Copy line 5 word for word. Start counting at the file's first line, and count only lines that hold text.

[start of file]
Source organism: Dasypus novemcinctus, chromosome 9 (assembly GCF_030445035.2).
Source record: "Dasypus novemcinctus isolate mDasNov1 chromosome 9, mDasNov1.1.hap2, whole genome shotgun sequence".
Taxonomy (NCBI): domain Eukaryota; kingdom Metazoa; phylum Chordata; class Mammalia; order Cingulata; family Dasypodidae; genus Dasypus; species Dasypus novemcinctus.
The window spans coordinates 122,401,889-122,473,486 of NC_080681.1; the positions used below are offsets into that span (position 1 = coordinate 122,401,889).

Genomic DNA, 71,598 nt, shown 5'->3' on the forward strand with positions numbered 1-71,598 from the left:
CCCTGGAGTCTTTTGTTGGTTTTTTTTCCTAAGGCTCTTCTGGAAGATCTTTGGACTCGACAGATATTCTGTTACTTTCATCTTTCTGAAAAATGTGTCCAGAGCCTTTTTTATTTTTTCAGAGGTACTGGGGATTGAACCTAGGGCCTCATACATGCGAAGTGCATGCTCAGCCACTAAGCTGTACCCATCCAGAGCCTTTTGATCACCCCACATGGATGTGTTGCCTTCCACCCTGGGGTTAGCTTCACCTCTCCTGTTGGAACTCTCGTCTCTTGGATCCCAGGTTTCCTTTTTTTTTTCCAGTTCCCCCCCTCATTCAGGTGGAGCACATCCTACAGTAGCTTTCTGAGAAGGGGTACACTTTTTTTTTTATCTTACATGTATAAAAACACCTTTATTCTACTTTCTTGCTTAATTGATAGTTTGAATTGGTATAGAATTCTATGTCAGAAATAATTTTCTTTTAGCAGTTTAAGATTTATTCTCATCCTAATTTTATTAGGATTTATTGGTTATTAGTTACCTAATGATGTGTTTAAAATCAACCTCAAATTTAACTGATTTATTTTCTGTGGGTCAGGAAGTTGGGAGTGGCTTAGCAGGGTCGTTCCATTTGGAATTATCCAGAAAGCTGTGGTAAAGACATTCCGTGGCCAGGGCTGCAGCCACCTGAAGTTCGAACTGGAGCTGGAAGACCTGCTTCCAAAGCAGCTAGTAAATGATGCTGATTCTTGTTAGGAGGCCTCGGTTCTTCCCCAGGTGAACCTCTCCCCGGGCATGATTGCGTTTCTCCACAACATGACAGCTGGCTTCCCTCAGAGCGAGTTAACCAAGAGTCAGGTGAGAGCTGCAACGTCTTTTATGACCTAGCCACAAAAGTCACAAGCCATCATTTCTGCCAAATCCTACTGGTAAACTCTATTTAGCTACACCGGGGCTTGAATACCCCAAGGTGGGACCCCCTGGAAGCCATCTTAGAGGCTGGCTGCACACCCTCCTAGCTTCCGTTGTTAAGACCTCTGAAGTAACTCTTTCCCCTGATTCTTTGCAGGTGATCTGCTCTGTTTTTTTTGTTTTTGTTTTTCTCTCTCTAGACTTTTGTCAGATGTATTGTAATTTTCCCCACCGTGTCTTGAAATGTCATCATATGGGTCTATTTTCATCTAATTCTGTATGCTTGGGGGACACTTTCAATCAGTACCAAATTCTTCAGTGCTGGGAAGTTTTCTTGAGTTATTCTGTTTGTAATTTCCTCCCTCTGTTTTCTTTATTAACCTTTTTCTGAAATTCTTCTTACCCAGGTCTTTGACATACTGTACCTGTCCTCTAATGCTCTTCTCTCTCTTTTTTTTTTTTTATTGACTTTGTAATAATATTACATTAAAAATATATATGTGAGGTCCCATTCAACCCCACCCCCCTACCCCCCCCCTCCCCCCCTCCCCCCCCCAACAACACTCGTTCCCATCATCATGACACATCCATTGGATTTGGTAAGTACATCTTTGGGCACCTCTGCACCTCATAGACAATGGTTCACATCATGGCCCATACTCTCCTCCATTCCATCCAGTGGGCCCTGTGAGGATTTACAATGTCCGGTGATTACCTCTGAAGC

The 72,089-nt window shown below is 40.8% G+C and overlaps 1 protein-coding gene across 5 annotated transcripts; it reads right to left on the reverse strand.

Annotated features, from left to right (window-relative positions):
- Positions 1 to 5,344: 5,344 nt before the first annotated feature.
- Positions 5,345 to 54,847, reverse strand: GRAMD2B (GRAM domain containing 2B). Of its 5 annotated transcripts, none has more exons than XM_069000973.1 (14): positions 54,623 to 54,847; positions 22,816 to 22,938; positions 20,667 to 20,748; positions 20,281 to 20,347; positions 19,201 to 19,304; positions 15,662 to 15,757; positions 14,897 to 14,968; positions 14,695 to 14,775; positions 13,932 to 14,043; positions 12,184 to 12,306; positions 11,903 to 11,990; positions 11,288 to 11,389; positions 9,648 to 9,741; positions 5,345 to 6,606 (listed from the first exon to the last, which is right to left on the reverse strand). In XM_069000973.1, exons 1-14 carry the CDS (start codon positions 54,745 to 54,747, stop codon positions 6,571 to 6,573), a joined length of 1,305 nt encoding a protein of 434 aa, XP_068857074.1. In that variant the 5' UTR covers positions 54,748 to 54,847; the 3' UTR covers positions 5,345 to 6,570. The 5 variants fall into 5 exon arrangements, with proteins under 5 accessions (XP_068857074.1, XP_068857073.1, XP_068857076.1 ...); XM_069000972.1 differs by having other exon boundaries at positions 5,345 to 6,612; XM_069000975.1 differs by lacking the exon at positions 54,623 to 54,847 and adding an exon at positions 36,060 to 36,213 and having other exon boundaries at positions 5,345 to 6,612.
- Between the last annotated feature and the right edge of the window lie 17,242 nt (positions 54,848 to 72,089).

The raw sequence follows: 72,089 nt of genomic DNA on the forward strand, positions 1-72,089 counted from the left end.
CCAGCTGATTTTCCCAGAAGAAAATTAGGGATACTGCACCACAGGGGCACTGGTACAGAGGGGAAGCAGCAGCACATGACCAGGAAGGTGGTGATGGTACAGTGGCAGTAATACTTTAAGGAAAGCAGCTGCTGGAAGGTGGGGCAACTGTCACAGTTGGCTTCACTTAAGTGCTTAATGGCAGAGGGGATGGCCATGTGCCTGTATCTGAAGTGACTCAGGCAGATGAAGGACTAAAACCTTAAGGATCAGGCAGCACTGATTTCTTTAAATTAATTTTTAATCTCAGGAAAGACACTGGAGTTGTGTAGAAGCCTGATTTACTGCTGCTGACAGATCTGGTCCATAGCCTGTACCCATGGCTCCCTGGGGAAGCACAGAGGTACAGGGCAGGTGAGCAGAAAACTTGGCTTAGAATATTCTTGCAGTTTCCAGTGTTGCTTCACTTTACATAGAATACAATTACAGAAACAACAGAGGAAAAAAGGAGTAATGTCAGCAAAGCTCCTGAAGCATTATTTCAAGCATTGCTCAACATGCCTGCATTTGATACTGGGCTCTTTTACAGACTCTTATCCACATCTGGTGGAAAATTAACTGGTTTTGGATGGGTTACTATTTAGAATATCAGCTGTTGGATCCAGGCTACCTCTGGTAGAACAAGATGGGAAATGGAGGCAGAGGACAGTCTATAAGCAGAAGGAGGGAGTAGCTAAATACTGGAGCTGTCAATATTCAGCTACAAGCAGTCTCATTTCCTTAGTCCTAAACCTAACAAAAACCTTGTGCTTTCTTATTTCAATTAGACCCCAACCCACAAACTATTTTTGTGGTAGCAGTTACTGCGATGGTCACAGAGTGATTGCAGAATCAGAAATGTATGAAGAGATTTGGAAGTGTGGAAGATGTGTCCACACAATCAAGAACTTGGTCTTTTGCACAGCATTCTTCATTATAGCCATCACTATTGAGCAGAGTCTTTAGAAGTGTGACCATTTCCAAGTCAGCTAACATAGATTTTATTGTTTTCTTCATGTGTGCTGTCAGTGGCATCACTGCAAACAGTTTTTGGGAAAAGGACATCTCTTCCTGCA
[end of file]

Genomic DNA, 71,598 nt, shown 5'->3' on the forward strand with positions numbered 1-71,598 from the left: